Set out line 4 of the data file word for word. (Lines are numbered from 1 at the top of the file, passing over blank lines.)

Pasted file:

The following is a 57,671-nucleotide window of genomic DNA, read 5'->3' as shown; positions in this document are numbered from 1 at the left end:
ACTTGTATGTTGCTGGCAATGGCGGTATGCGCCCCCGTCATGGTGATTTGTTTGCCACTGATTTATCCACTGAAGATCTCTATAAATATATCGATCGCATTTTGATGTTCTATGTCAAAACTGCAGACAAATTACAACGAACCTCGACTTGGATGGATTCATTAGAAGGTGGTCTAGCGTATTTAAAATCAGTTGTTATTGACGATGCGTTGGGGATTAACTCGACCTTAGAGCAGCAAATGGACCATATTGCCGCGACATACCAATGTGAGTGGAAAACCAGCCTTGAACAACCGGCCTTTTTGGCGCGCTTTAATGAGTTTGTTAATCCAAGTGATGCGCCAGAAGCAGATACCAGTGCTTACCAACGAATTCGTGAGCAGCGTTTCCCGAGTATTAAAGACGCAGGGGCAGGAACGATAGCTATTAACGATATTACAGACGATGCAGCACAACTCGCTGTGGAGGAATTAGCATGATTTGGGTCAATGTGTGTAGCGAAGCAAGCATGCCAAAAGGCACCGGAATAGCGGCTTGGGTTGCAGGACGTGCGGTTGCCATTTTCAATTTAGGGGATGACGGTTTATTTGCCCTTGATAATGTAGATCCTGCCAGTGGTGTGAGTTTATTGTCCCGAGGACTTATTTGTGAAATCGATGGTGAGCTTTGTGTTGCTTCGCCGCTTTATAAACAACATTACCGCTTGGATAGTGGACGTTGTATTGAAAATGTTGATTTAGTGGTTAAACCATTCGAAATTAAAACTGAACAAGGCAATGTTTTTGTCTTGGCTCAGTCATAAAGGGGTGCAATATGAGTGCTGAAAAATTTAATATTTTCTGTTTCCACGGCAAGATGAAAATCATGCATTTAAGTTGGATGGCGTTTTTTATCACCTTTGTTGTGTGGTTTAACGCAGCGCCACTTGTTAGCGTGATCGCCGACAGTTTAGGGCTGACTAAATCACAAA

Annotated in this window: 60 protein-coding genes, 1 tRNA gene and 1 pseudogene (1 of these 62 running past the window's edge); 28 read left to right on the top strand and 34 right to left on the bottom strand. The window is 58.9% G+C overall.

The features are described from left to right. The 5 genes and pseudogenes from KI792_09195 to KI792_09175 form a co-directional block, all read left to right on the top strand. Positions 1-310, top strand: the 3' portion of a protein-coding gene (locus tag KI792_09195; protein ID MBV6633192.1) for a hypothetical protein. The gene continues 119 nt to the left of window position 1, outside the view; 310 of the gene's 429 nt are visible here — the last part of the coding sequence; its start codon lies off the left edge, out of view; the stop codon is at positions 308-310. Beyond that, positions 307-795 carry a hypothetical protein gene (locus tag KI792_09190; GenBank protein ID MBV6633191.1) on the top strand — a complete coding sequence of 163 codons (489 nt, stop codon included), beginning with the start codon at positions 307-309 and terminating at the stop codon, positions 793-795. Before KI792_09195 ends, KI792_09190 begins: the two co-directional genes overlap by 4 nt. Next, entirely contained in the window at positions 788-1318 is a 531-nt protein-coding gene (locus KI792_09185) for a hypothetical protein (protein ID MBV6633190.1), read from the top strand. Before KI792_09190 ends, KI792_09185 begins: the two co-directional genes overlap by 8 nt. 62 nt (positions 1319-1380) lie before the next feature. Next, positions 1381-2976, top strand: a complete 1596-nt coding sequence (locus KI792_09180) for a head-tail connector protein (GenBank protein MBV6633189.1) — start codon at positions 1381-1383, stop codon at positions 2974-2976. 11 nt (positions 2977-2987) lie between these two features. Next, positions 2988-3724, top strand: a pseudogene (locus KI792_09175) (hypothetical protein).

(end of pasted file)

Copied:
The features are described from left to right. The 5 genes and pseudogenes from KI792_09195 to KI792_09175 form a co-directional block, all read left to right on the top strand. Positions 1-310, top strand: the 3' portion of a protein-coding gene (locus tag KI792_09195; protein ID MBV6633192.1) for a hypothetical protein. The gene continues 119 nt to the left of window position 1, outside the view; 310 of the gene's 429 nt are visible here — the last part of the coding sequence; its start codon lies off the left edge, out of view; the stop codon is at positions 308-310. Beyond that, positions 307-795 carry a hypothetical protein gene (locus tag KI792_09190; GenBank protein ID MBV6633191.1) on the top strand — a complete coding sequence of 163 codons (489 nt, stop codon included), beginning with the start codon at positions 307-309 and terminating at the stop codon, positions 793-795. Before KI792_09195 ends, KI792_09190 begins: the two co-directional genes overlap by 4 nt. Next, entirely contained in the window at positions 788-1318 is a 531-nt protein-coding gene (locus KI792_09185) for a hypothetical protein (protein ID MBV6633190.1), read from the top strand. Before KI792_09190 ends, KI792_09185 begins: the two co-directional genes overlap by 8 nt. 62 nt (positions 1319-1380) lie before the next feature. Next, positions 1381-2976, top strand: a complete 1596-nt coding sequence (locus KI792_09180) for a head-tail connector protein (GenBank protein MBV6633189.1) — start codon at positions 1381-1383, stop codon at positions 2974-2976. 11 nt (positions 2977-2987) lie between these two features. Next, positions 2988-3724, top strand: a pseudogene (locus KI792_09175) (hypothetical protein).